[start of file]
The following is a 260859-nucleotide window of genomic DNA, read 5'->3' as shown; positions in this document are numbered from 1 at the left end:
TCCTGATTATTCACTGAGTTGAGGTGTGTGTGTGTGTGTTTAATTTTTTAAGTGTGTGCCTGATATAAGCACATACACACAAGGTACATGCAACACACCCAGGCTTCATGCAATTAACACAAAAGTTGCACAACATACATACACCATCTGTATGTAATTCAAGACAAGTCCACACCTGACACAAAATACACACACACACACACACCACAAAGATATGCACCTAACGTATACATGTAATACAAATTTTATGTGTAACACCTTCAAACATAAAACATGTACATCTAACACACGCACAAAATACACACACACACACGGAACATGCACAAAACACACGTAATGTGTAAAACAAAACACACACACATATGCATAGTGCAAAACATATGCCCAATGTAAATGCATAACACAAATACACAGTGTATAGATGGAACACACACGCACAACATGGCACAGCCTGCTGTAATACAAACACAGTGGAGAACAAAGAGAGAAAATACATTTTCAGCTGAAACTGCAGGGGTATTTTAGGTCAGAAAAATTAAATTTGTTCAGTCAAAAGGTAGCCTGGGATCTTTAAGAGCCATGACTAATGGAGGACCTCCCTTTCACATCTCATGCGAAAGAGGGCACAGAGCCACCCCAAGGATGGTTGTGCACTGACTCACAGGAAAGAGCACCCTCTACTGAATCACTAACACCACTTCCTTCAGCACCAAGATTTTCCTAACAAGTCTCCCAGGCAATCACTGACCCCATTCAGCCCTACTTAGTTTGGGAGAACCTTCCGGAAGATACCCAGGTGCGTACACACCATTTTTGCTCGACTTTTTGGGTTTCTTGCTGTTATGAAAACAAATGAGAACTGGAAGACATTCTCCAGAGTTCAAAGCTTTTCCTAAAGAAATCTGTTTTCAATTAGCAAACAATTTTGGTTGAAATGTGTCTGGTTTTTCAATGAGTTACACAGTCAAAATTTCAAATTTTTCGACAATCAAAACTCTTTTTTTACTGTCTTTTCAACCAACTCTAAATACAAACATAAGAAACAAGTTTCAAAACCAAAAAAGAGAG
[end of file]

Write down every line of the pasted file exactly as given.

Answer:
The following is a 260859-nucleotide window of genomic DNA, read 5'->3' as shown; positions in this document are numbered from 1 at the left end:
TCCTGATTATTCACTGAGTTGAGGTGTGTGTGTGTGTGTTTAATTTTTTAAGTGTGTGCCTGATATAAGCACATACACACAAGGTACATGCAACACACCCAGGCTTCATGCAATTAACACAAAAGTTGCACAACATACATACACCATCTGTATGTAATTCAAGACAAGTCCACACCTGACACAAAATACACACACACACACACACCACAAAGATATGCACCTAACGTATACATGTAATACAAATTTTATGTGTAACACCTTCAAACATAAAACATGTACATCTAACACACGCACAAAATACACACACACACACGGAACATGCACAAAACACACGTAATGTGTAAAACAAAACACACACACATATGCATAGTGCAAAACATATGCCCAATGTAAATGCATAACACAAATACACAGTGTATAGATGGAACACACACGCACAACATGGCACAGCCTGCTGTAATACAAACACAGTGGAGAACAAAGAGAGAAAATACATTTTCAGCTGAAACTGCAGGGGTATTTTAGGTCAGAAAAATTAAATTTGTTCAGTCAAAAGGTAGCCTGGGATCTTTAAGAGCCATGACTAATGGAGGACCTCCCTTTCACATCTCATGCGAAAGAGGGCACAGAGCCACCCCAAGGATGGTTGTGCACTGACTCACAGGAAAGAGCACCCTCTACTGAATCACTAACACCACTTCCTTCAGCACCAAGATTTTCCTAACAAGTCTCCCAGGCAATCACTGACCCCATTCAGCCCTACTTAGTTTGGGAGAACCTTCCGGAAGATACCCAGGTGCGTACACACCATTTTTGCTCGACTTTTTGGGTTTCTTGCTGTTATGAAAACAAATGAGAACTGGAAGACATTCTCCAGAGTTCAAAGCTTTTCCTAAAGAAATCTGTTTTCAATTAGCAAACAATTTTGGTTGAAATGTGTCTGGTTTTTCAATGAGTTACACAGTCAAAATTTCAAATTTTTCGACAATCAAAACTCTTTTTTTACTGTCTTTTCAACCAACTCTAAATACAAACATAAGAAACAAGTTTCAAAACCAAAAAAGAGAG